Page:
Then there's the housework stuff. You expect dust bunnies to reproduce, but what are the towels doing in the dirty clothes basket? Do I need to move them into the light, or should I shelter my innocent little socks from towel sex? No, wait, socks don't need to be sheltered. Not only are they asexual, they apparently kill their young. I seldom get back all the socks I put into the load of laundry. And in a variant of the Wash the Car to Make it Rain trick, I have discovered that if you bend over the flower beds and pull weeds until you can barely stand up straight, you have just created an environment for a whole set of new weedsto thrive.
But I did accomplish one rare thing over the weekend: I made my 16 year old grandson, Skater Dude, laugh. The tv was tuned to a drag race, and all you could see in the closeup of the driver was beautiful eyes.
Skater Dude: There's a girl driving --- or is it just a very pretty guy?
Mitey Mite & Dolphin in unison: A guy wearing eye shadow?
Mitey Mite : Well, they DO call it a drag race.
MM: You know, I think English is the only language in which the letter "I" is pronounced "eye".
Prof: How do they pronounce it in other languages?
[Small contemplative silence.]
Prof: Then how do they pronounce "E"?
Prof: So how do they pronounce "A"?
But, of course, there it fell apart, because I can think of no other language in which the letter "A" is pronounced as either "O" or "U", thereby ruining my opportunity to invent a who's- on - first type routine with vowels as the subject. Yes, I was teased, tantalized, and ultimately frustrated.
I have been to some of the world's most beautiful cities -- Paris, Budapest, San Francisco, Salzburg, Venice -- and I have never seen anything to match Dubrovnik. It is breathtaking. You can walk all the way around the old city wall for incredible views, then visit a museum, shop, or have a meal at the waterfront.As you go north from Dubrovnik, you find forests and waterfalls -- lots and lots of waterfalls. We went to two national parks, Krka (pronounced Keerka) and Plitvice (Plit-veet-cee), which each have literally hundreds, maybe thousands, of waterfalls. They have built wooden paths over, under, and around the waterfalls. It is an unbelievable experience to walk through these parks.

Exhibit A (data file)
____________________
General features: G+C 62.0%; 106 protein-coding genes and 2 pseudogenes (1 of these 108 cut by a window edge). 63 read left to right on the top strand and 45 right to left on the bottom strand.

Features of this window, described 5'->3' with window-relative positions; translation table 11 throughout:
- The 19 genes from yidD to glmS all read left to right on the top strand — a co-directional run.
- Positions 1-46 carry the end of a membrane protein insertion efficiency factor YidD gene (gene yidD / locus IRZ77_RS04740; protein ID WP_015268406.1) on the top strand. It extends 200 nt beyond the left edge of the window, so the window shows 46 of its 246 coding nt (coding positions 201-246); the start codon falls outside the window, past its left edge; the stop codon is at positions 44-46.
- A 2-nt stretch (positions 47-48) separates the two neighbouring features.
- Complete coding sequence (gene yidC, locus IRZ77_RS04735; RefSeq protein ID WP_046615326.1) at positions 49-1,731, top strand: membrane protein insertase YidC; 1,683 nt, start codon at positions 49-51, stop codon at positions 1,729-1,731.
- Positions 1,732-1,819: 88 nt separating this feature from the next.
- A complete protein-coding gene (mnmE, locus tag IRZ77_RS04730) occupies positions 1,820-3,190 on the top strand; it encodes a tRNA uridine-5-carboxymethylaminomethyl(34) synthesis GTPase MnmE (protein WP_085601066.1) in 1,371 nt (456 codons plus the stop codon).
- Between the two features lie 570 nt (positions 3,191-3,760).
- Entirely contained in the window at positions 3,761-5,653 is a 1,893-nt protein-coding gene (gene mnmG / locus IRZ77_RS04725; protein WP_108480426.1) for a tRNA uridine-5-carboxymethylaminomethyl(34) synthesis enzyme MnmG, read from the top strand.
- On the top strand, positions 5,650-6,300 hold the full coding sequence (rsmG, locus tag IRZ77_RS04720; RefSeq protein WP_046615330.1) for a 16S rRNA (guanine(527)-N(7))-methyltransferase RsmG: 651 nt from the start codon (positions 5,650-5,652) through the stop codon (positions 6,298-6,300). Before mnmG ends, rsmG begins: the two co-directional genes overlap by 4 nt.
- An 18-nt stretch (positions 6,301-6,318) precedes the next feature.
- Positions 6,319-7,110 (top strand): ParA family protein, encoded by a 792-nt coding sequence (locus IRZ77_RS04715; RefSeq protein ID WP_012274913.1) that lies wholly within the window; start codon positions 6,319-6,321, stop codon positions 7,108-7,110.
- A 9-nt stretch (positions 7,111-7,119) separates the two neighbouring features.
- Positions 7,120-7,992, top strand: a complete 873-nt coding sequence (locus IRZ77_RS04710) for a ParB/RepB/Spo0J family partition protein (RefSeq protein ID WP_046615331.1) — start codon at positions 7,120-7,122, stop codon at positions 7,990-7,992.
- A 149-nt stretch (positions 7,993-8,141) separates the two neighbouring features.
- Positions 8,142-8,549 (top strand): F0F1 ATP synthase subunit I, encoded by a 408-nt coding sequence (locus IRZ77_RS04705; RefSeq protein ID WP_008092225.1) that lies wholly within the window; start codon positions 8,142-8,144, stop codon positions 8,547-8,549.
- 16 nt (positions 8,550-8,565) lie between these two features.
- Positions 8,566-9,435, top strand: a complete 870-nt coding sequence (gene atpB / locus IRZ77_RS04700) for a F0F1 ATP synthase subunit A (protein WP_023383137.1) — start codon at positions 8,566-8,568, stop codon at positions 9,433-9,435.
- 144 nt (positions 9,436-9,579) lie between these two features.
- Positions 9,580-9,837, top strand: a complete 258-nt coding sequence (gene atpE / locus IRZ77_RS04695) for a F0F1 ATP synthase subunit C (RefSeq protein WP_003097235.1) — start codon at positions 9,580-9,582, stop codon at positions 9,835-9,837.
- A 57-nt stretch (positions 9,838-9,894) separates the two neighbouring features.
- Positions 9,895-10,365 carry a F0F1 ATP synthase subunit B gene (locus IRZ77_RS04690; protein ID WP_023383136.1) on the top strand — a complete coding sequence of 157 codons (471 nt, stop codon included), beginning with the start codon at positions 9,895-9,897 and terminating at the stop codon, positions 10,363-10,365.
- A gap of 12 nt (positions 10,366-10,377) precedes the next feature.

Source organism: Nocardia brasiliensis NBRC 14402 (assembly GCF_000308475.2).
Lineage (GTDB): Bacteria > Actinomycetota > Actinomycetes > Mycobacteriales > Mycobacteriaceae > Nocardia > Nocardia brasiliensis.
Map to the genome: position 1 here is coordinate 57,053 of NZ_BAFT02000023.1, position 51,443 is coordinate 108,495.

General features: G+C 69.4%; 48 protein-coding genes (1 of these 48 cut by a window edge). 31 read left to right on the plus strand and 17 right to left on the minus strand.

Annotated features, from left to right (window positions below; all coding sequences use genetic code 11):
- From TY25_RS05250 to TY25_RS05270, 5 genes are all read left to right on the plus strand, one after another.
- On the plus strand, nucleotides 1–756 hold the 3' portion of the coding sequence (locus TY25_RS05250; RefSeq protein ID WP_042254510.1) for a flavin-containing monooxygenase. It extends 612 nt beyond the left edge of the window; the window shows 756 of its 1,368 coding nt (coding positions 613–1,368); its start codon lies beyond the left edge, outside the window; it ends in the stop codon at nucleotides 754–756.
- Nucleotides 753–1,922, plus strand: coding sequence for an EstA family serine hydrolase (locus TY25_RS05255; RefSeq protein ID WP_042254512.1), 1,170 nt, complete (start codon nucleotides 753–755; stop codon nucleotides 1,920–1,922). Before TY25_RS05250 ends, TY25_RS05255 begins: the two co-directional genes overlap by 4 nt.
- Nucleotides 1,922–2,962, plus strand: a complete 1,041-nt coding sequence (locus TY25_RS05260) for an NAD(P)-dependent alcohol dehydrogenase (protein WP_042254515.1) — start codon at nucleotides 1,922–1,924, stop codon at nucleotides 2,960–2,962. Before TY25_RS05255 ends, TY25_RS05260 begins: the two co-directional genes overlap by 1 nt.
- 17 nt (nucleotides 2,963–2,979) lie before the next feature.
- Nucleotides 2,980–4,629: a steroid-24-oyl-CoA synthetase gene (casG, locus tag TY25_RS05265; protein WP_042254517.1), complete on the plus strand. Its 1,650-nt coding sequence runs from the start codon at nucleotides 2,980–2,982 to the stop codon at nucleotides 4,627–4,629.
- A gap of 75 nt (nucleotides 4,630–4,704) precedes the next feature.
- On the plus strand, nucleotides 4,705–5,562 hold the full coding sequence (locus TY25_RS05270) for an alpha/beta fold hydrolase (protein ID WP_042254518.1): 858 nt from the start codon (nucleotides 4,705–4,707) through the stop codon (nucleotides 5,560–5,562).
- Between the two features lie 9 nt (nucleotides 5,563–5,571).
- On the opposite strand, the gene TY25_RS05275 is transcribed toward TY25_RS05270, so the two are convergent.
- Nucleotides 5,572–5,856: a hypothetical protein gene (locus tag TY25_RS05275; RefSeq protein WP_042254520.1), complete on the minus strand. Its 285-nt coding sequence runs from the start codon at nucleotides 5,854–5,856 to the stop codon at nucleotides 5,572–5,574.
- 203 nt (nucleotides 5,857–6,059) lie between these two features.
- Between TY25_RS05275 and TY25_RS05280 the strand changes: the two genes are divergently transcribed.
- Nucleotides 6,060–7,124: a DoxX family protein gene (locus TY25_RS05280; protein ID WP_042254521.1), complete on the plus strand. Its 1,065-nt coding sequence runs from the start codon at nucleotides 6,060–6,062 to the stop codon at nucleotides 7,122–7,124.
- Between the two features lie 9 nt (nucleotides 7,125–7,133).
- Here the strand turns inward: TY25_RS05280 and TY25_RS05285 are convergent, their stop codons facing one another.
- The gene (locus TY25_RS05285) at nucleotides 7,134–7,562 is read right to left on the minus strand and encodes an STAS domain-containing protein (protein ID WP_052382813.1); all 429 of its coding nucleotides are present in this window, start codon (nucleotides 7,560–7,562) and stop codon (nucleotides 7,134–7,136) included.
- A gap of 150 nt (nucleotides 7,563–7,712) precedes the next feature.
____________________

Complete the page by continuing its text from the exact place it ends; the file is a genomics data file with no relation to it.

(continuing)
Of course, we also saw a lot of this. I took this view from our hotel window, and later asked the girl at the desk what had happened to the church next door. "It was damaged in the fighting." What a shame, I said. "Oh, it's okay. That is the Orthodox church. It's abandoned. Our church is still there." Translation: virtually every town is "pure" now. It may be Roman Catholic, or Greek Orthodox, or Muslim, but they fought really nasty battles to segregate themselves according to religion. You see damaged, burned, and empty houses, but you also see a lot of construction. I suspect that houses are going for back taxes, now that the original owners are either dead or run off to some other place.
We went to Ljublana, Slovenia, for an afternoon
and to Pula, Croatia, where we found this Roman ampitheater, which is in such good shape that they hold concerts in it today.
The most surprising place of all was Bosnia. This bridge is in Mostar, and leads to what is essentially an Arab market. There were fascinating things for sale, but what I liked best were the ball-point pens made from spent bullet casings. It is a step toward the hope that someday all swords will be hammered into plowshares.
It is difficult to imagine the hatred the Balkan people have for one another, because they are so incredibly nice and helpful to strangers. They are also the cleanest people I have ever seen. Someone was always vacuuming the porch, or pulling the dust cover off the air conditioner so they could dust it, or sweeping out the cracks in the street. We were never afraid. Sometimes we would catch a little whiff of the hatred, as in the comments of the hotel clerk, but for the most part they just seem really sick of war, and wanting to build good lives and a strong future.